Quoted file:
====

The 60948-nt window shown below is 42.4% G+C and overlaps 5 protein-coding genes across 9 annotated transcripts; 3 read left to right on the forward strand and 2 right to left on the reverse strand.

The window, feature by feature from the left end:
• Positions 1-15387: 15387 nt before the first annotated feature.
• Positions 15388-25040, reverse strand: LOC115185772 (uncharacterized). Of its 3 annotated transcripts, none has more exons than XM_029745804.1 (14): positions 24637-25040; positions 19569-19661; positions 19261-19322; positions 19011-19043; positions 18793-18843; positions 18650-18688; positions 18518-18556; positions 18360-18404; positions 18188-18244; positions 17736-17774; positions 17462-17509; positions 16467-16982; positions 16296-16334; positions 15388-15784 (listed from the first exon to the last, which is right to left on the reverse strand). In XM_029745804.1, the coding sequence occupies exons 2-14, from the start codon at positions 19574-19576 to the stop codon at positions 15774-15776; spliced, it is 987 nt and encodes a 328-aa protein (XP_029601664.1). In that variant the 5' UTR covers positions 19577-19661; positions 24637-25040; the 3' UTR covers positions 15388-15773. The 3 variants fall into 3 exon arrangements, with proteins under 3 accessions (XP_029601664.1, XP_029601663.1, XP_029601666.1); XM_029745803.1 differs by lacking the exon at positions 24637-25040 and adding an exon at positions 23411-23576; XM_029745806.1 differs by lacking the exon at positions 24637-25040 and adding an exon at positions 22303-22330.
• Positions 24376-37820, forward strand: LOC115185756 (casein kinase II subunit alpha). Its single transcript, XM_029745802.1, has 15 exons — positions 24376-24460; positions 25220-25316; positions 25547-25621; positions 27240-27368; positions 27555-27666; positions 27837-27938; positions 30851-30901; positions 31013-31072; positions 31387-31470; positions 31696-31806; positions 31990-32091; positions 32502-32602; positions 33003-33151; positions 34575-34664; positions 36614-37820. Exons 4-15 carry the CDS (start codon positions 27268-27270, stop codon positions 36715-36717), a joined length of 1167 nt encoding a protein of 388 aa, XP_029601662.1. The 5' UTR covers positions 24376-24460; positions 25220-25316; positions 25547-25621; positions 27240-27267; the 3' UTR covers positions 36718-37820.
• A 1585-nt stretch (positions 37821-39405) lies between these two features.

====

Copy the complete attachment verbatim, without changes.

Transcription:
The 60948-nt window shown below is 42.4% G+C and overlaps 5 protein-coding genes across 9 annotated transcripts; 3 read left to right on the forward strand and 2 right to left on the reverse strand.

The window, feature by feature from the left end:
• Positions 1-15387: 15387 nt before the first annotated feature.
• Positions 15388-25040, reverse strand: LOC115185772 (uncharacterized). Of its 3 annotated transcripts, none has more exons than XM_029745804.1 (14): positions 24637-25040; positions 19569-19661; positions 19261-19322; positions 19011-19043; positions 18793-18843; positions 18650-18688; positions 18518-18556; positions 18360-18404; positions 18188-18244; positions 17736-17774; positions 17462-17509; positions 16467-16982; positions 16296-16334; positions 15388-15784 (listed from the first exon to the last, which is right to left on the reverse strand). In XM_029745804.1, the coding sequence occupies exons 2-14, from the start codon at positions 19574-19576 to the stop codon at positions 15774-15776; spliced, it is 987 nt and encodes a 328-aa protein (XP_029601664.1). In that variant the 5' UTR covers positions 19577-19661; positions 24637-25040; the 3' UTR covers positions 15388-15773. The 3 variants fall into 3 exon arrangements, with proteins under 3 accessions (XP_029601664.1, XP_029601663.1, XP_029601666.1); XM_029745803.1 differs by lacking the exon at positions 24637-25040 and adding an exon at positions 23411-23576; XM_029745806.1 differs by lacking the exon at positions 24637-25040 and adding an exon at positions 22303-22330.
• Positions 24376-37820, forward strand: LOC115185756 (casein kinase II subunit alpha). Its single transcript, XM_029745802.1, has 15 exons — positions 24376-24460; positions 25220-25316; positions 25547-25621; positions 27240-27368; positions 27555-27666; positions 27837-27938; positions 30851-30901; positions 31013-31072; positions 31387-31470; positions 31696-31806; positions 31990-32091; positions 32502-32602; positions 33003-33151; positions 34575-34664; positions 36614-37820. Exons 4-15 carry the CDS (start codon positions 27268-27270, stop codon positions 36715-36717), a joined length of 1167 nt encoding a protein of 388 aa, XP_029601662.1. The 5' UTR covers positions 24376-24460; positions 25220-25316; positions 25547-25621; positions 27240-27267; the 3' UTR covers positions 36718-37820.
• A 1585-nt stretch (positions 37821-39405) lies between these two features.